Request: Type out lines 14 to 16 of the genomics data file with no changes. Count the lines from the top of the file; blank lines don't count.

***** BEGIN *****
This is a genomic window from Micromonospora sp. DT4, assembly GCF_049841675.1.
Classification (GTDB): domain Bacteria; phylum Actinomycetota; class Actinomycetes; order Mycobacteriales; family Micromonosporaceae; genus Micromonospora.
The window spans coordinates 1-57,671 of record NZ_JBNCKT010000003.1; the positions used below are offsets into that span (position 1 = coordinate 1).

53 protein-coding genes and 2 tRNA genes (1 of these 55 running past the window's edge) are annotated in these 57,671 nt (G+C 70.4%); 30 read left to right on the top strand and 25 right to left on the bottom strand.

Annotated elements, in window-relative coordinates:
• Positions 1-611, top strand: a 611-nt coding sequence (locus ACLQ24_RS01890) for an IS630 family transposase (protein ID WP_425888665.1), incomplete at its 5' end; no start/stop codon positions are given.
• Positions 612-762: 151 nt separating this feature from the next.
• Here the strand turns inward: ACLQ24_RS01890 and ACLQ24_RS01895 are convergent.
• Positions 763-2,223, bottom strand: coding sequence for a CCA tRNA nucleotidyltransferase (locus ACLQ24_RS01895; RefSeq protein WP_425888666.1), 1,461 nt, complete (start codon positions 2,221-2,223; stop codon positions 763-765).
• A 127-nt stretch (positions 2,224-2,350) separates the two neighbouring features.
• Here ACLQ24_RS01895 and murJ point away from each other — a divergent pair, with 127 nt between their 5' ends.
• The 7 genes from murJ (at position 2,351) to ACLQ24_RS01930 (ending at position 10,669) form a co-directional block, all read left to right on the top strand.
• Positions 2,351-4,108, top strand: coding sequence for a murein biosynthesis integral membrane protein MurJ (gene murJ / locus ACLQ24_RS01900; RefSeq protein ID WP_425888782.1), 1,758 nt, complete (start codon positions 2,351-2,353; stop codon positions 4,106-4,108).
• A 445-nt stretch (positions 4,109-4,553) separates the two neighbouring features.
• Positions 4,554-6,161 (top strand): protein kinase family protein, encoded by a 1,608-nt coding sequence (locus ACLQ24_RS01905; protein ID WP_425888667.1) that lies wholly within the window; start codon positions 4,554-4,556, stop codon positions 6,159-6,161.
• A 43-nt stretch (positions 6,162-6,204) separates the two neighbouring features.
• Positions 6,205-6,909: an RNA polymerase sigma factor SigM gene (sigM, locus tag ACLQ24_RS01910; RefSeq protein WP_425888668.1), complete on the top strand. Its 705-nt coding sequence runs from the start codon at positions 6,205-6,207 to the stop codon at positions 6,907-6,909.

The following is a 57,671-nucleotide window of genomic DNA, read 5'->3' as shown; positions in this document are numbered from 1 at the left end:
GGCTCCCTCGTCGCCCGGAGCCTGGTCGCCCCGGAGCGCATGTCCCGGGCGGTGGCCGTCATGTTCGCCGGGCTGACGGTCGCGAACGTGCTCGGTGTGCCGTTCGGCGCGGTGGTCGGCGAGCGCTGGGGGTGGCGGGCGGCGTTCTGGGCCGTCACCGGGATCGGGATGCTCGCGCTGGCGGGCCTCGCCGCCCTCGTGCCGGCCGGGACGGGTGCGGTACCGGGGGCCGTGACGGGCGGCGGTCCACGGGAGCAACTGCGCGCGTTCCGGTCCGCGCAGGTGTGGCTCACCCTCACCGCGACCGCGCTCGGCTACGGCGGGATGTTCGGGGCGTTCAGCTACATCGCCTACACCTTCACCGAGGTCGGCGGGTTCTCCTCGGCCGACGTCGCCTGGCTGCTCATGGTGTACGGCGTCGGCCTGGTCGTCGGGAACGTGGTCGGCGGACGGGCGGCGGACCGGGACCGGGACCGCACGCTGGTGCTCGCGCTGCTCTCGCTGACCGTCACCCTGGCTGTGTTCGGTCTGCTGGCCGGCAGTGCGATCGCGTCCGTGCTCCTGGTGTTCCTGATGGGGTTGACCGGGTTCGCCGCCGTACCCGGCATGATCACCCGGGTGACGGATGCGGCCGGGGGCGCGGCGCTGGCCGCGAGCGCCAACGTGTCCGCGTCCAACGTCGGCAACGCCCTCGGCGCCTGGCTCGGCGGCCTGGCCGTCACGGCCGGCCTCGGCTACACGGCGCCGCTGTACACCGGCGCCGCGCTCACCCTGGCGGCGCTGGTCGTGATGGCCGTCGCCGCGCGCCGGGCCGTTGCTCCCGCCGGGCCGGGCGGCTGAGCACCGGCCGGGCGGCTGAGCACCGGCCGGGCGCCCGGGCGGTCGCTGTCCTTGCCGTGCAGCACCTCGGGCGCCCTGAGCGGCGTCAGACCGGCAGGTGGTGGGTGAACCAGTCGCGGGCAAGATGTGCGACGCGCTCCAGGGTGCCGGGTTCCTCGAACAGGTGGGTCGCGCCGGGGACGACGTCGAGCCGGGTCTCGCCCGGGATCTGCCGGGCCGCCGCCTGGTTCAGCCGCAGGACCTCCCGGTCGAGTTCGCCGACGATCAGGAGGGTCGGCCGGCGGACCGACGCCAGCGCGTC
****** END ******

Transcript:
• A 445-nt stretch (positions 4,109-4,553) separates the two neighbouring features.
• Positions 4,554-6,161 (top strand): protein kinase family protein, encoded by a 1,608-nt coding sequence (locus ACLQ24_RS01905; protein ID WP_425888667.1) that lies wholly within the window; start codon positions 4,554-4,556, stop codon positions 6,159-6,161.
• A 43-nt stretch (positions 6,162-6,204) separates the two neighbouring features.